• MANA Movement Leadership stands strong behind Internet MANA relationship
    “There is now, and always will be, a range of views about many issues within our movement and members are free to express them, but Georgina’s views on Kim Dotcom are not shared by the MANA Movement leadership or the vast majority...
    Mana | 01-09
  • Rebuilding the New Zealand Defence Force
    A Labour Government will make it a priority to rebuild the capacity of the Defence Force to carry out the tasks expected of it, says Labour’s Defence Spokesperson Phil Goff. Releasing Labour’s Defence Policy today he said the NZDF has...
    Labour | 01-09
  • Speech to Canterbury Chamber of Commerce
    Today I'm going to talk about our policy package to upgrade and grow our economy and how we turn that growth into a foundation for a decent and fair society. But first I want to address the issue of our...
    Labour | 01-09
  • Commission of Inquiry must have bipartisan support
    The Labour Party is drafting terms of reference for a Commission of Inquiry, Labour’s Shadow Attorney-General David Parker says. “It is abundantly clear there is a need for an independent Commission of Inquiry, chaired by a High Court Judge, into...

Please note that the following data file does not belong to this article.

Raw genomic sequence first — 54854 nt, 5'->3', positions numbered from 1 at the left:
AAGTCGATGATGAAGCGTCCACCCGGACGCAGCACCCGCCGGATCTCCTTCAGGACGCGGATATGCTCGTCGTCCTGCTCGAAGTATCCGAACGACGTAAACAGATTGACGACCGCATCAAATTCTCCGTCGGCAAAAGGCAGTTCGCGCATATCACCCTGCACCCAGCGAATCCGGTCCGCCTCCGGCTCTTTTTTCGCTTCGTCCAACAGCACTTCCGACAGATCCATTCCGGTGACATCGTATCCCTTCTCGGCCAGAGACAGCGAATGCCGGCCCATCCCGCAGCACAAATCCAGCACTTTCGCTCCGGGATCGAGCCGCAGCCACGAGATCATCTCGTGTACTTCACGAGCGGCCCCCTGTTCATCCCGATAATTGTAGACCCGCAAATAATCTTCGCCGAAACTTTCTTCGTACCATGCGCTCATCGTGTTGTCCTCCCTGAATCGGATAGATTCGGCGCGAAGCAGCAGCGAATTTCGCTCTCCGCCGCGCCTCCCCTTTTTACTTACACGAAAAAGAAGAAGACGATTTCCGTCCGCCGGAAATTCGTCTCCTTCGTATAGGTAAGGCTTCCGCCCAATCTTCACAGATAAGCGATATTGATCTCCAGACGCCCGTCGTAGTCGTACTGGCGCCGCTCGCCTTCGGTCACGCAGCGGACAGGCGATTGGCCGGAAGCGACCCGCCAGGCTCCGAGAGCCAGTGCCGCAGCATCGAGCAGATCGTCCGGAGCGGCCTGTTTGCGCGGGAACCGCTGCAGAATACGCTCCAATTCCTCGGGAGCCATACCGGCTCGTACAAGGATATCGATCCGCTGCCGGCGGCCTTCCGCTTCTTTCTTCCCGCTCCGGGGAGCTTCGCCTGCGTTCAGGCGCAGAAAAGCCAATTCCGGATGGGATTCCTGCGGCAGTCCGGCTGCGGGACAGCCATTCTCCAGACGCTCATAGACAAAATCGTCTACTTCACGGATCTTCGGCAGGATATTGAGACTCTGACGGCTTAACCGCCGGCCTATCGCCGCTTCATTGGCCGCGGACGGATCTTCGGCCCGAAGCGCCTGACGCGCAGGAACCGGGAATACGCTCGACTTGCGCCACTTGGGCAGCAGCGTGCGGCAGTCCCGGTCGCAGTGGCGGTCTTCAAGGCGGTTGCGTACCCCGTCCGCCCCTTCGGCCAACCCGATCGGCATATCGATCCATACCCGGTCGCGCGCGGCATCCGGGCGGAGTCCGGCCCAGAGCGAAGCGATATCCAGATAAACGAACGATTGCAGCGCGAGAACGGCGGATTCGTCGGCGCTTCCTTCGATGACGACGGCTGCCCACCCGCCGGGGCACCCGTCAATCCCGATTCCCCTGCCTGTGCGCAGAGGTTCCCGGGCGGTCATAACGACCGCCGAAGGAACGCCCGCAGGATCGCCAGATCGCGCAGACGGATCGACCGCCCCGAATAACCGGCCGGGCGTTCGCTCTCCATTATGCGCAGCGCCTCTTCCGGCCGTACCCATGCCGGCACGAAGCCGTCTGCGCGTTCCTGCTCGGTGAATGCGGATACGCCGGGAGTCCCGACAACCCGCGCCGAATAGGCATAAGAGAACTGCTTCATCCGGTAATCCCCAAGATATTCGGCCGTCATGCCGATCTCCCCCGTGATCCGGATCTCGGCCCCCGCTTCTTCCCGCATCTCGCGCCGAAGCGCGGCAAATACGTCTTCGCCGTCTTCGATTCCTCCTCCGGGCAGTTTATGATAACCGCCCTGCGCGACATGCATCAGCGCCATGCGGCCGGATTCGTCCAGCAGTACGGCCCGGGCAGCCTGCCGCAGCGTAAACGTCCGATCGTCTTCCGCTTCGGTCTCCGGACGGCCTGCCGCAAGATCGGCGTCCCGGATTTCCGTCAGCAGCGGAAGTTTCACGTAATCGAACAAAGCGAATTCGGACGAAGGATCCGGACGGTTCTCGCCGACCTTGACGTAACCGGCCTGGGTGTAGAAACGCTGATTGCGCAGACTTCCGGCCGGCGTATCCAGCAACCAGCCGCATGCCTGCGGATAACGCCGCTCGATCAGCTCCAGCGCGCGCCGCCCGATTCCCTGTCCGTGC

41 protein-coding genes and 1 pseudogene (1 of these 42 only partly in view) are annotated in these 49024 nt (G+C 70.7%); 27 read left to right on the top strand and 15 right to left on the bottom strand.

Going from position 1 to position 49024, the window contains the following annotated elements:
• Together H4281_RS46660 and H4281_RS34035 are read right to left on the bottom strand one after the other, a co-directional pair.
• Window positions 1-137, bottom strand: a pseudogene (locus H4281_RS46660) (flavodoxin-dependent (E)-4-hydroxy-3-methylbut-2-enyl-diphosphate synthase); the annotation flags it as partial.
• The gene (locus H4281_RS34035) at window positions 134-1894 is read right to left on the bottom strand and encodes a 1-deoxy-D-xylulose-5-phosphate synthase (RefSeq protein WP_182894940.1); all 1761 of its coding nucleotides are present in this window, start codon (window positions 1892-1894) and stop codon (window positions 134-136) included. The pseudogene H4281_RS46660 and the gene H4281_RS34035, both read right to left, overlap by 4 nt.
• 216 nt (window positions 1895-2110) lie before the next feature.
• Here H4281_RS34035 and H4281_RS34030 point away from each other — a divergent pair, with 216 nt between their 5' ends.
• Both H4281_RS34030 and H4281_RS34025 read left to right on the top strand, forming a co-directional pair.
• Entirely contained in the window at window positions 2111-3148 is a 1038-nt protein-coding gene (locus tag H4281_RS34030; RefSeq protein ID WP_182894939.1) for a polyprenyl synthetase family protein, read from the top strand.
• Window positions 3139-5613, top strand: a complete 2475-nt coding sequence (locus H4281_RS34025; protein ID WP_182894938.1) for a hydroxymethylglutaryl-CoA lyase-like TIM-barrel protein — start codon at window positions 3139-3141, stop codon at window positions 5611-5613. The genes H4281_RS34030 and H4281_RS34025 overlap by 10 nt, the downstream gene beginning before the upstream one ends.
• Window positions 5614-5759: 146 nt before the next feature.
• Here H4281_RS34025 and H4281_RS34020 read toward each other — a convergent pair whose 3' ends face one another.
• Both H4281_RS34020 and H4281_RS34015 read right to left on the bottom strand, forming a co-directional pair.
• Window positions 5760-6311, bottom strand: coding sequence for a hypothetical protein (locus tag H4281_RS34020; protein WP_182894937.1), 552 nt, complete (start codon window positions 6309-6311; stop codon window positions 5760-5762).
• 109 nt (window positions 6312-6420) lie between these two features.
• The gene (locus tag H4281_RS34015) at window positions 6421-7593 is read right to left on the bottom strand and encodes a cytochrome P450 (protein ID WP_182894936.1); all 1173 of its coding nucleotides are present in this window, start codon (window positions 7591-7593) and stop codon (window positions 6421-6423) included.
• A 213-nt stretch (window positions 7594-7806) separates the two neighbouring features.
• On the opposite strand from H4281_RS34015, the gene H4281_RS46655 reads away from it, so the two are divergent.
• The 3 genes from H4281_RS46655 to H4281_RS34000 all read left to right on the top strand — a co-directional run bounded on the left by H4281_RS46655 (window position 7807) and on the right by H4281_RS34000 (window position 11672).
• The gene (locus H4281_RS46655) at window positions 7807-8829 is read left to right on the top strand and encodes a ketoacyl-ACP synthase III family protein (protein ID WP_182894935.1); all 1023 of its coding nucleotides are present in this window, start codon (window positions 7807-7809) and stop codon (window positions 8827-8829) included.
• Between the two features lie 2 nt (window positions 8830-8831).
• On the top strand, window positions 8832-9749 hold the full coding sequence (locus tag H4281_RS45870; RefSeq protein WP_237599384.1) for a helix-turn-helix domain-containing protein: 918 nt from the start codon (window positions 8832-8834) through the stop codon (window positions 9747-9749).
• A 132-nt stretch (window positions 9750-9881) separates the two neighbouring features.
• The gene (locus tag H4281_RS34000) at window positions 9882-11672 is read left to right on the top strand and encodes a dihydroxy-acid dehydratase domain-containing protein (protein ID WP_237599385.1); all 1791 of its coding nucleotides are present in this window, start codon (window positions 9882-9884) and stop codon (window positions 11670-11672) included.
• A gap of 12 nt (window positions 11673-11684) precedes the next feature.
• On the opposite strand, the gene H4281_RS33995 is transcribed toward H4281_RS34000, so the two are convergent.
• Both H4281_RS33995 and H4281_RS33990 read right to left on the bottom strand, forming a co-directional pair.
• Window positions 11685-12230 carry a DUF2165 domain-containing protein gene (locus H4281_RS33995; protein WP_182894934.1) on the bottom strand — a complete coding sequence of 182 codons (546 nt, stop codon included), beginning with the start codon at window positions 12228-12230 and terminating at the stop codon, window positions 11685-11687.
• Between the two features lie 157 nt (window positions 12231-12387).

Labour | 01-09
  • Rapid Transit to unclog Christchurch
    Labour will build a 21st century Rapid Transit system for Christchurch, says Labour Leader David Cunliffe. “The long delayed recovery of Christchurch hinges on a modern commuter system for the city. “We will invest $100 million in a modern rail plan...
    Labour | 31-08
  • Labour’s commitment to public broadcasting
    A Labour Government will set up a working group to re-establish a public service television station as part of our commitment to ensuring New Zealand has high quality free-to-air local content. “We will set up a working group to report...